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166 High CTLA-4 transcriptomic expression correlates with high expression of other checkpoints and with outcome on immune checkpoint inhibitors
  1. Nithya Krishnamurthy1,
  2. Daisuke Nishizaki2,
  3. Scott M Lippman2,
  4. Hirotaka Miyashita3,
  5. Mary K Nesline4,
  6. Sarabjot Pabla4,
  7. Jeffrey M Conroy4,
  8. Paul DePietro4,
  9. Shumei Kato5 and
  10. Razelle Kurzrock6
  1. 1Icahn School of Medicine at Mount Sinai, New York, NY, USA
  2. 2Center for Personalized Cancer Therapy and Division of Hematology and Oncology, Department of Medicine, University of California San Diego, Moores Cancer Center, La Jolla, CA, USA
  3. 3Dartmouth Cancer Center, Lebanon, NH, USA
  4. 4Omniseq (Labcorp Oncology), Buffalo, NY, USA
  5. 5Moores UCSD Cancer Center, La Jolla, CA, USA
  6. 6Medical College of Wisconsin Froedtert Cancer Center, Milwaukee, WI, USA
  • Journal for ImmunoTherapy of Cancer (JITC) preprint. The copyright holder for this preprint are the authors/funders, who have granted JITC permission to display the preprint. All rights reserved. No reuse allowed without permission.


Background CTLA-4 is a membrane glycoprotein expressed by activated effector T cells that impedes the immune system’s antitumor response. There are two FDA-approved anti-CTLA-4 agents—ipilimumab and tremelimumab, both used together with anti-PD-1/PDL1 agents.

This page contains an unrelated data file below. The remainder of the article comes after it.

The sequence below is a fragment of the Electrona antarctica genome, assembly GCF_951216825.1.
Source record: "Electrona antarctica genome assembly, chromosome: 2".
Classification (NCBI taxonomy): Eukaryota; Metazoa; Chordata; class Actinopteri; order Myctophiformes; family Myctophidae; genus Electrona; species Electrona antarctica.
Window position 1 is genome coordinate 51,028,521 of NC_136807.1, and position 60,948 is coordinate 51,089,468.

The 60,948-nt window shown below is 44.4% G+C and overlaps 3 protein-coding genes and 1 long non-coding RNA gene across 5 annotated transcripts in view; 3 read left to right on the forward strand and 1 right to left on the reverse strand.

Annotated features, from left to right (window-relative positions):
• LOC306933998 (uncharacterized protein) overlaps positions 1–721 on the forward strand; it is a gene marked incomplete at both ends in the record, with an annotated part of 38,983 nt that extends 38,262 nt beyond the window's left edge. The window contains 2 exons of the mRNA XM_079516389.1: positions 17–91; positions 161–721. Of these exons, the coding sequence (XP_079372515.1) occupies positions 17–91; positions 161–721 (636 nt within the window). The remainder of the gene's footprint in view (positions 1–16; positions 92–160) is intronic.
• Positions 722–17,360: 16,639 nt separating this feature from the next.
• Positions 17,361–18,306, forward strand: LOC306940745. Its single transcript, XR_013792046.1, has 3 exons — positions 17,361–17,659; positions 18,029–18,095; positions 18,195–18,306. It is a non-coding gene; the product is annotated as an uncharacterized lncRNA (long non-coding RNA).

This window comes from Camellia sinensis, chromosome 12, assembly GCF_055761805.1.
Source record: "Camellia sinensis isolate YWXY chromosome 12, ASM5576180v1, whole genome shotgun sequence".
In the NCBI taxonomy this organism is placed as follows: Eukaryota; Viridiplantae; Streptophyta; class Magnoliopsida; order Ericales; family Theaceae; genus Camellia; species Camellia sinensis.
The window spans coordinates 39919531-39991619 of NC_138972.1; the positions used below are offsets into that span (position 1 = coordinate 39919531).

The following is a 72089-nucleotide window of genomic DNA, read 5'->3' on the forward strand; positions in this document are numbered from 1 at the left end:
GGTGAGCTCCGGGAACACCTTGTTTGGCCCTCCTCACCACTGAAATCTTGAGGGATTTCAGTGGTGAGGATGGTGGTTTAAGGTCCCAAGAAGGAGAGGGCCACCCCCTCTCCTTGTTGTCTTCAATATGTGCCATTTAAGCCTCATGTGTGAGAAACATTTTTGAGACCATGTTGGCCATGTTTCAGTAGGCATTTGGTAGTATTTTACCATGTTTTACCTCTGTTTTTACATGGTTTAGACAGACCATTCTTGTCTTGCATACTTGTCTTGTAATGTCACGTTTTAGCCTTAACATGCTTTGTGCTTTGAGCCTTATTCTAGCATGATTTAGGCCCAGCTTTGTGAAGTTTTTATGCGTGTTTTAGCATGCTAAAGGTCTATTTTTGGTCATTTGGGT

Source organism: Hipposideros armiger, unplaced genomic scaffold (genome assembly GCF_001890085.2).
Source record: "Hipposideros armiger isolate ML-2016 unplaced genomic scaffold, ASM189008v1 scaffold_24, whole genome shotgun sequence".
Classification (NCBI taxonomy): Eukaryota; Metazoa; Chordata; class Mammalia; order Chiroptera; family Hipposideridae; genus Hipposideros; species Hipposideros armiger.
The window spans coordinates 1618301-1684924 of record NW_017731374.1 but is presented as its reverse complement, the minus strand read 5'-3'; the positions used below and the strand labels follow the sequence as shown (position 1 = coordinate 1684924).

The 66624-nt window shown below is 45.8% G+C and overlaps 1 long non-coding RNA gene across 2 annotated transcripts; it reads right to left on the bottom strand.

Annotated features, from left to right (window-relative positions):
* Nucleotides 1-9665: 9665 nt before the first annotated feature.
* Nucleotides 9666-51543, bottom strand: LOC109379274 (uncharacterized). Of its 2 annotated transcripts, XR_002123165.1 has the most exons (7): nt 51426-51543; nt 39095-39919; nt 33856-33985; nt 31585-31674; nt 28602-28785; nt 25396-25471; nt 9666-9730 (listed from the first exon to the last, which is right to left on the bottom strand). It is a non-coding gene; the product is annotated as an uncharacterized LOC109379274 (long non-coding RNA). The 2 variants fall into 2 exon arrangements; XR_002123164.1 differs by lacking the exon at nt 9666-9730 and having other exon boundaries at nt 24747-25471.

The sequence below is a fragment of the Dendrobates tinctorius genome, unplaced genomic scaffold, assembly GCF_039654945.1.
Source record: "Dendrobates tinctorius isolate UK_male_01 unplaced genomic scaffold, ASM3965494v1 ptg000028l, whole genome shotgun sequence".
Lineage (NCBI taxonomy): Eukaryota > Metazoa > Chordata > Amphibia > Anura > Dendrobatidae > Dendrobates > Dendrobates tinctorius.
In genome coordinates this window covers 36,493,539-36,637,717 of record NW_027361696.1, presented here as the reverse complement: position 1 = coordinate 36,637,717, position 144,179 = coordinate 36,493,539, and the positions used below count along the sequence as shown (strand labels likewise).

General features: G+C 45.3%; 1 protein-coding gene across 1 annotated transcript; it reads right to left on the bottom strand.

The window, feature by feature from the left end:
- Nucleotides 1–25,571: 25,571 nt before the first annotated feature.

Methods We evaluated RNA expression levels (OmniSeq ( and clinical correlates of CTLA-4 and other immune checkpoints in 514 tumors. A reference population (735 tumors; 35 histologies) was used to normalize transcript abundance to internal housekeeping gene profiles and rank transcript abundance (0–100 percentile). Altogether, 217 patients (42.2% of 514) received immune checkpoint inhibitor (ICI) therapy. Kaplan Meier was utilized for progression-free-survival (PFS) and overall survival (OS) analyses.

Results The most common tumor types were colorectal (140/514, 27%), pancreatic (55/514, 11%), breast (49/514,10%), and ovarian cancer (43/514, 8%). Overall, 87 of 514 tumors (16.9%) had high CTLA-4 transcript expression (≥75 percentile). Cancers with the greatest proportion of high CTLA-4 transcripts were cervical cancer (80% of patients), small intestine cancer (33.3%), and melanoma (33.3%). Across cancers, high CTLA-4 RNA was seen in 16.9% of tumors (87/514) and correlated with high PD-1, PD-L2, and LAG3 (but not with high PD-L1) expression (all p<0.05 multivariate analysis). High CTLA-4 RNA expression did not correlate with survival from time of metastatic disease (N=272 patients who did not receive ICI). In 217 patients treated with ICIs (anti-PD1/PDL1 agents alone in 199 patients; regimen included anti-CTLA4 agent in 18 patients), PFS and OS correlated with high levels of CTLA-4. In the high (>75 RNA percentile rank) versus moderate/low (<75 percentile rank) CTLA4 groups, median PFS was 7.7 months (N=41) versus 4.6 months (N=176) (hazard ratio (HR) 0.6 (95% confidence interval (CI) 0.4–0.9), p=0.008); median OS was 39.6 versus 14.5 months (HR, 95% CI 0.5 (0.3–0.8), p = 0.002).

Conclusions High CTLA-4 expression was not a prognostic factor for survival in patients not receiving ICIs but was a significant positive predictive biomarker for better outcome (PFS and OS) in patients on immunotherapy, perhaps because of its correlation with expression of other checkpoints such as PD-1 and PD-L2.

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